Despite its apparent stability, the massive ice sheet that covers most of Greenland seems to be more sensitive to climate change than estimated earlier, reveals a new study.
The scientists at the University of Cambridge said that this could accelerate the rising sea levels that threaten coastal communities worldwide.
In addition to assessing the impact of the increasing levels of meltwater created and spilled into the ocean each year as the climate continues to warm, the new model also takes into account the role that the soft, spongy ground beneath the ice sheet plays in its changing dynamics.
The Greenland Ice Sheet, which is the second-largest ice sheet in the world, covers 1.7 million square kilometers, is losing ice at a net annual rate of 200 gigatonnes, equating to 0.6 millimetres of sea level rise. A similarly large, but ultimately more uncertain source of sea level rise is tied to a net annual ice loss caused by increased movement of the ice sheet, which results in more ice being discharged into the ocean. Globally, sea levels are rising at three millimetres annually.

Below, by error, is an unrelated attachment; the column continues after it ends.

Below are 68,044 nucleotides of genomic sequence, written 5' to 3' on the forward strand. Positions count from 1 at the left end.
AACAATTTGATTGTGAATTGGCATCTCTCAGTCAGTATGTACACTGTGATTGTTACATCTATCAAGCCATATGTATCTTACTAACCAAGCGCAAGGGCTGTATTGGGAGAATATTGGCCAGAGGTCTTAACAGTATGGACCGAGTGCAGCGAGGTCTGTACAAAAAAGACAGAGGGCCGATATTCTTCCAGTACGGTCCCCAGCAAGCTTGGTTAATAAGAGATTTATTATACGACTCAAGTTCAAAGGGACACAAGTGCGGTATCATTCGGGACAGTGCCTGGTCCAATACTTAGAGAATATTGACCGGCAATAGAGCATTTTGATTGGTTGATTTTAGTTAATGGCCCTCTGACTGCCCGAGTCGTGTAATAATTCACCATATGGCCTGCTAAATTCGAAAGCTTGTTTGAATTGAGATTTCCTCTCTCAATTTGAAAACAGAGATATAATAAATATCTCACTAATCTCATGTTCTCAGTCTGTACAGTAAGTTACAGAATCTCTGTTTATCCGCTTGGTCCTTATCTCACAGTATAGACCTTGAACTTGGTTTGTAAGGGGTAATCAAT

It was found that although only a small fraction of the total amount of meltwater produced on the surface is stored in supraglacial lakes, the high magnitude and frequency of lake drainage events causes the ice sheet to immediately accelerate as observed.
The study was published in the journal Nature Communications.